I had the desire to go to college, but I didn’t have the money. I also have a younger brother, so if I went to college, he wouldn’t be able to go to school. My parents were the ones who needed the money, and if going to college was going to put them in trouble, then I didn’t have to go. My uncle who lived nearby was an electrician, so I thought I wanted to work in the electrical industry. A person from the training school came to my high school to explain about the school, and although there was an exam, I could get in as long as I could perform at a normal level, so I entered.
– What were the classes like at the vocational training school?
From morning to evening, we studied about electricity, wiring work, and manners. Both classroom lectures and practical training. At first, I did it lightly, but it gradually became fun. When I didn’t understand something, I asked my uncle for help. However, I had a baby in the middle of the course, and due to the stress of that, I was not able to study well. I had been in the training school for one year, and I was about to graduate, but I couldn’t do it anymore. But when I thought I couldn’t do it, I talked to the teacher at the training school. He was the person who taught me the most about working with electricity, and I thought he was the only person I could talk to. So, he helped me. Then one of his students came to me and said, “If you can’t do it anymore, will you come to my company?” He asked me to come work for him. I started out as a part-timer, but after a month of proper work, I became an employee three month later. Thanks to my teacher, I became an electrician. Even though I was no longer a student at the school, he taught me all the way to the end of my electrician’s exam.
– You have an exam.
There is a Type 1 and a Type 2. You have to pass both of them and then you just need to accumulate five years of experience.
– What kind of work do you do now?
When I was working part-time, there were simple jobs like drilling holes, and I thought I could do that without much skill. And since I was a lowly worker, I was in charge of baggage, which I didn’t like. Now, the company does wiring, illumination, and air conditioning wiring. They won’t let me do the air conditioning because they think it’s dangerous. I’m sure I can do it, but I’m still a little nervous about it, so I’m not quite ready for the experience yet. I can wire, but I’m not fast enough. I’m also teaching kids about electricity at the request of my seniors. I didn’t like teaching them at first, but I tell them how electricity works and let them touch the electrical outlets. I think the kids enjoy it. I think it’s fun to teach them, even though I only do joking things.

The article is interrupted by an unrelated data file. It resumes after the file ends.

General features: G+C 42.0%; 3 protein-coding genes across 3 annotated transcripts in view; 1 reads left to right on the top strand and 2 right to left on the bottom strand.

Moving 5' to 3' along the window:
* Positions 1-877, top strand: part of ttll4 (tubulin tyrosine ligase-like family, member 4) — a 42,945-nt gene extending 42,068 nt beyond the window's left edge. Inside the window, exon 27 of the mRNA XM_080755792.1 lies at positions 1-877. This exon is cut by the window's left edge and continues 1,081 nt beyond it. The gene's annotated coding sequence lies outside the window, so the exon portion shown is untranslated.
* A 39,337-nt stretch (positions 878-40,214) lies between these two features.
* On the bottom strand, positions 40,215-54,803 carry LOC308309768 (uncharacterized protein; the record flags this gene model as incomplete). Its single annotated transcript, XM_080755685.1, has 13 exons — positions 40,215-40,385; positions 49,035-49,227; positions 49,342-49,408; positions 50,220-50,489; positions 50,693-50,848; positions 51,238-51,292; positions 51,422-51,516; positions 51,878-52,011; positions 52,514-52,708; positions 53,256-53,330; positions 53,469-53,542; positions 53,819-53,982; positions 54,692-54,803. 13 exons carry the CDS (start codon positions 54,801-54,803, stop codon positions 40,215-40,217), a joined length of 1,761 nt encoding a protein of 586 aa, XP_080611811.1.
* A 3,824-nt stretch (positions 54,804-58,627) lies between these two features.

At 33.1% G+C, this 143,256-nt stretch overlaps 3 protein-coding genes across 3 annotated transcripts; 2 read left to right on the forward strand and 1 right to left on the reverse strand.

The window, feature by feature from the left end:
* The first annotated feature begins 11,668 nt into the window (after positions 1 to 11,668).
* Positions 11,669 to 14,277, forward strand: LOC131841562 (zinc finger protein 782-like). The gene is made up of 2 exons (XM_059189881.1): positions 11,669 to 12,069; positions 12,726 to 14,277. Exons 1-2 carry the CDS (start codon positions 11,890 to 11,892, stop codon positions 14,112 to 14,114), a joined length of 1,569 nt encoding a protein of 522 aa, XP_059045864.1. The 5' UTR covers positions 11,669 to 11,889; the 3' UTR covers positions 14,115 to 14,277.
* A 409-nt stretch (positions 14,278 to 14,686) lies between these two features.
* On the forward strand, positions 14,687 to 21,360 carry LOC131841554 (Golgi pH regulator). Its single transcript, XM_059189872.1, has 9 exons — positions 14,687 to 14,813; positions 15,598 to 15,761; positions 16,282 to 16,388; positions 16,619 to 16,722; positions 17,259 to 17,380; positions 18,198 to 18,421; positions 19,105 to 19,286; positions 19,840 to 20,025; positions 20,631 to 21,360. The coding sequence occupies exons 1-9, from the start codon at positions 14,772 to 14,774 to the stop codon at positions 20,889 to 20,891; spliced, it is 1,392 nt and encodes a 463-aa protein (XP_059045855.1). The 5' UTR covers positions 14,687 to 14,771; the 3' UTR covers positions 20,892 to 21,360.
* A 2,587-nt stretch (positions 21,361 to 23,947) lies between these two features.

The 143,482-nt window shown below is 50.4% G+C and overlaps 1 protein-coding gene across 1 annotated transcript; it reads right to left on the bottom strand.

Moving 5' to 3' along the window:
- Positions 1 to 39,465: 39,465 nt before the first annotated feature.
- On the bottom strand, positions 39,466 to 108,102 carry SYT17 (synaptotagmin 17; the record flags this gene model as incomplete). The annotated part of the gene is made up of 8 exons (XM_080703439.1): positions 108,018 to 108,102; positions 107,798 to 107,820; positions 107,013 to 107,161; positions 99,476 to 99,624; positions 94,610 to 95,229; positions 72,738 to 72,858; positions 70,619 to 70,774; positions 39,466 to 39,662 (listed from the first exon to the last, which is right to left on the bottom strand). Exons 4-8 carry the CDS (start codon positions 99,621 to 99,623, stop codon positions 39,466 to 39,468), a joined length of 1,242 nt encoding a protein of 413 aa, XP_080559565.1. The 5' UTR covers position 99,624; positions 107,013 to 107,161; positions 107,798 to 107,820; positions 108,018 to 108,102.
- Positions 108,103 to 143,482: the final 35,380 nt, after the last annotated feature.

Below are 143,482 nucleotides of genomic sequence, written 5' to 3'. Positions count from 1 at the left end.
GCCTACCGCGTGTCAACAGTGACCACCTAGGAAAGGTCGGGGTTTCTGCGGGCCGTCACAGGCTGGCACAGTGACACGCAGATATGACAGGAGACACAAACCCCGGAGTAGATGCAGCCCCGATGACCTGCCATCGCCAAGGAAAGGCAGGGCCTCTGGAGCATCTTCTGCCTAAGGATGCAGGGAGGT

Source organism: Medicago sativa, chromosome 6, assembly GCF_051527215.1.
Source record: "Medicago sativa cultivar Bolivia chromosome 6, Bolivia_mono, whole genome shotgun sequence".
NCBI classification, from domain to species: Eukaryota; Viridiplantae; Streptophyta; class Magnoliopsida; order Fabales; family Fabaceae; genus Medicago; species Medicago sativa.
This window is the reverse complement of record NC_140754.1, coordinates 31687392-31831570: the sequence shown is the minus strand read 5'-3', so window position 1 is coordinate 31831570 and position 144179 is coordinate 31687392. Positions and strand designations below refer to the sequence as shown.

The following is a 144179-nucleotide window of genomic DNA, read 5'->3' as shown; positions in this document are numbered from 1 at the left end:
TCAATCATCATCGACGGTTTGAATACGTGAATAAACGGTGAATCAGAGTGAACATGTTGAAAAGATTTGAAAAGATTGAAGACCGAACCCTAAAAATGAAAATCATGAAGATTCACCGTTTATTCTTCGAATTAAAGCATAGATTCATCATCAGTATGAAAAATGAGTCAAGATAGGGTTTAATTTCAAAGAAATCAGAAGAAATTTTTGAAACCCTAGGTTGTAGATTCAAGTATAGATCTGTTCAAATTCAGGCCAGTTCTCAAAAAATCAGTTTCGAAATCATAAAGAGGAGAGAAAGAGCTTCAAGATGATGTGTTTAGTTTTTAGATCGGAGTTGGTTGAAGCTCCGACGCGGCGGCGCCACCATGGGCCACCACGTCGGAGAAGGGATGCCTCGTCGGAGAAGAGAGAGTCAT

– How do you feel about coming to Japan?
I am glad I came. I learned a lot about Peru by getting out of the country. I used to think we were normal, but we are not. In Japan, you have work experience in junior high school. You can learn about society properly. I think that’s important. This is not possible in Peru. There are countries like this. You can understand more.
– What country do you think you are from?
I’m not Peruvian, I’m not Japanese, I’m human. I don’t even know if I’m human. I only think I am myself. I’ve always thought that since I was a child. I’m not even Peruvian because I have both Asian and European roots. I’ve been bullied in Peru, too. I feel like I don’t belong. That’s why I need power. At first it was power, but now I have a weapon to do my job: electricity. But when I was in high school, I didn’t have a weapon and I didn’t have a license.
– Why were you able to work hard in Japan?
I don’t know why. I guess it was because when I was in junior high school, the twin said to me, “I won’t give up because you’re here.” I really felt like crying at that time. “Because you’re here.” I’ve never heard anyone say that before. I’ve never cried in front of those guys, but when I left, I cried as hard as I could. I could do my best because I was recognized by others.
– What about the option of going back to Peru?
I don’t have a choice because I have my child. It will be hard for my wife in Peru. If that’s the case, I’ll just have to do my best in Japan.
– What advice would you give to children with immigrant background about their career path?
If you are in junior high school, don’t give up and study hard. If you give up, your parents will be sad. If you give up, your parents will be sad, and they may wonder why you are still here. You have to show your parents that you can do your best. Study Kanji, even if you don’t want to. You don’t have to be serious, but I want you to be able to have normal conversations with people in Japanese. Don’t think about exams, just think about yourself. Even if you fail junior high school, you can still get a job. But it’s meaningless if you don’t study to be able to speak Japanese normally. Forget about your studies and just study Japanese. You can study in high school. If you are a high school student, you should study what you couldn’t study in junior high school, and also study Japanese and talk with Japanese people to improve your Japanese level. Language is important. If you can’t speak the language, you will be alone and suffer. You can’t understand. If you don’t want to suffer, you should study.
**multicultural free school
A school run by the Multicultural Center Tokyo, a non-profit organization. It provides a place to stay and a place to study for students who came to Japan at the age of over 15 years old or graduated from junior high school, who are mainly aiming to go on to high school in Japan. At the time, we were running night classes for junior high school students.
Interviewing and writing: Tatsuhiko Uehara